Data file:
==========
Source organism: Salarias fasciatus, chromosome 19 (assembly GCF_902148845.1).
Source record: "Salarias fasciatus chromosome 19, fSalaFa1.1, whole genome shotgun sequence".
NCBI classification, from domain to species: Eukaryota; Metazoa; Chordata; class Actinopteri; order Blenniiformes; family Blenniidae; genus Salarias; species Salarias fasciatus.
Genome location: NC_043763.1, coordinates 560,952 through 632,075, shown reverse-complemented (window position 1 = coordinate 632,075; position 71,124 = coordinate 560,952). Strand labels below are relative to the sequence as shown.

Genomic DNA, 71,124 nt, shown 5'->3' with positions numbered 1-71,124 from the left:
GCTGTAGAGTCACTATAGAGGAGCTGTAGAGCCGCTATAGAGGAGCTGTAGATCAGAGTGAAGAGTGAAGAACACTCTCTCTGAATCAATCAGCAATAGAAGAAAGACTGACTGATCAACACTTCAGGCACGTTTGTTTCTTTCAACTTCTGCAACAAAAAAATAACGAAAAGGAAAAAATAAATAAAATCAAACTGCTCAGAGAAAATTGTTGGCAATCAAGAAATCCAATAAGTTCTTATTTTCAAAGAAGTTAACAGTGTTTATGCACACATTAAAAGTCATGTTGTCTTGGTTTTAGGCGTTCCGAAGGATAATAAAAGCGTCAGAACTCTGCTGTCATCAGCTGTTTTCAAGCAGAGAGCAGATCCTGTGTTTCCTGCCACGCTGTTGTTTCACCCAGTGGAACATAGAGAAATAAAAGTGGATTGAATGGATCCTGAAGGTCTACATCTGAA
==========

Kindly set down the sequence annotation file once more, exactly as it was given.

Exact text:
Source organism: Salarias fasciatus, chromosome 19 (assembly GCF_902148845.1).
Source record: "Salarias fasciatus chromosome 19, fSalaFa1.1, whole genome shotgun sequence".
NCBI classification, from domain to species: Eukaryota; Metazoa; Chordata; class Actinopteri; order Blenniiformes; family Blenniidae; genus Salarias; species Salarias fasciatus.
Genome location: NC_043763.1, coordinates 560,952 through 632,075, shown reverse-complemented (window position 1 = coordinate 632,075; position 71,124 = coordinate 560,952). Strand labels below are relative to the sequence as shown.

Genomic DNA, 71,124 nt, shown 5'->3' with positions numbered 1-71,124 from the left:
GCTGTAGAGTCACTATAGAGGAGCTGTAGAGCCGCTATAGAGGAGCTGTAGATCAGAGTGAAGAGTGAAGAACACTCTCTCTGAATCAATCAGCAATAGAAGAAAGACTGACTGATCAACACTTCAGGCACGTTTGTTTCTTTCAACTTCTGCAACAAAAAAATAACGAAAAGGAAAAAATAAATAAAATCAAACTGCTCAGAGAAAATTGTTGGCAATCAAGAAATCCAATAAGTTCTTATTTTCAAAGAAGTTAACAGTGTTTATGCACACATTAAAAGTCATGTTGTCTTGGTTTTAGGCGTTCCGAAGGATAATAAAAGCGTCAGAACTCTGCTGTCATCAGCTGTTTTCAAGCAGAGAGCAGATCCTGTGTTTCCTGCCACGCTGTTGTTTCACCCAGTGGAACATAGAGAAATAAAAGTGGATTGAATGGATCCTGAAGGTCTACATCTGAA